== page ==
A recent international poll on religion found that most worshippers, even in war-torn areas of the world, see politics rather than religion as the cause of violence and strife. The survey, conducted by William Scott Green, professor of religion at the University of Rochester, showed that most people viewed religion in a positive light.
"If you look at Israel and India, where there is violence that we associate with religion, the majority of people in both of those places say that the violence is political rather than religious," Scott Green said.
"That's a very important result [because] we didn't ask them if it's associated with their own religion, we just asked the generic question, so that the judgment that the violence is political rather than religious is a judgment in principle about their own religion and about their neighbor's religion," Scott Green added.
John Zobgy, whose Utica, N.Y-based international polling firm conducted the research together with staff of the University of Rochester from January through March of this year, said the study found that religion is extremely important to its adherents worldwide.
"It's a very private and personal sort of thing, as well as a familial thing. Most people in most countries told us that they learn their religious values and principles from a parent, from a grandparent or from someone within their own family.
"Fewer told us of the importance of religious leaders among most of the religions that we surveyed," Zogby said.
"We have a tendency - and I think here in the States especially - to see religion from the point of view of the most intense leaders and most intense followers utilizing religious symbols for their own political ends, whereas in reality, the people we polled do not see religion intersecting with politics or government but see it mainly as a personal thing, a code of ethics, a measurement for how well they are doing in their society," Zogby continued.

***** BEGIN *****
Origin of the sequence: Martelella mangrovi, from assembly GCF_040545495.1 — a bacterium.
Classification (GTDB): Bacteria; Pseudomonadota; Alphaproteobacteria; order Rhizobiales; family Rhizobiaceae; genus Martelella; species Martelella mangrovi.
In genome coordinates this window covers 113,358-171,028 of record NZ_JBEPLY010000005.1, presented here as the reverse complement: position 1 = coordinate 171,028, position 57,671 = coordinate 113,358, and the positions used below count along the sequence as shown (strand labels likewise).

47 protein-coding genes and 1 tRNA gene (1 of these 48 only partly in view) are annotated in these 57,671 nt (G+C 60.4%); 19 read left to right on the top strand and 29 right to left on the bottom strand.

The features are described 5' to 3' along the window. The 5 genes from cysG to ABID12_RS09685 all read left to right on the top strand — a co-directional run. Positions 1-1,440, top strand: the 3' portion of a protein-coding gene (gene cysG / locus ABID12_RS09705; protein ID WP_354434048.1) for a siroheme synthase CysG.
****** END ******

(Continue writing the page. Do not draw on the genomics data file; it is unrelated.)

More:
600 people were interviewed in India, Peru, Russia, Saudi Arabia and South Korea. In each nation, the two major religions were taken into account. Christians from South Korea, Orthodox Christians in Russia, and Catholics in Peru accounted for nearly half those questioned. 593 Jews, Muslims and Druze in Israel; and 795 Catholics and Protestants in the United States were interviewed as well.
Among all those groups, all, except Russian Orthodox Christians felt that being actively religious is more important than being politically active.
To the question, "Should there be more religion in your society?” According to Zogby, "majorities in most countries said yes, which is not a mandate for extremism as it is more a desire to inject what people consider as very positive in their lives into the values of their society as a whole,.”
The poll also found that most American Catholics and mainline Protestants don't hold exclusive views about their religions. 95 percent of Catholics and 92 percent of mainstream Protestants interviewed regard people of other religions as equal to them. Sixty-three percent of Catholics and 61 percent of Protestants surveyed say their religion is but one of many paths to God.
"People believe that a more religious society - we didn't ask about a more religious government, but a more religious society - will help their country, so on a national and religious measure, people think religion will do more good than harm," Scott Green said.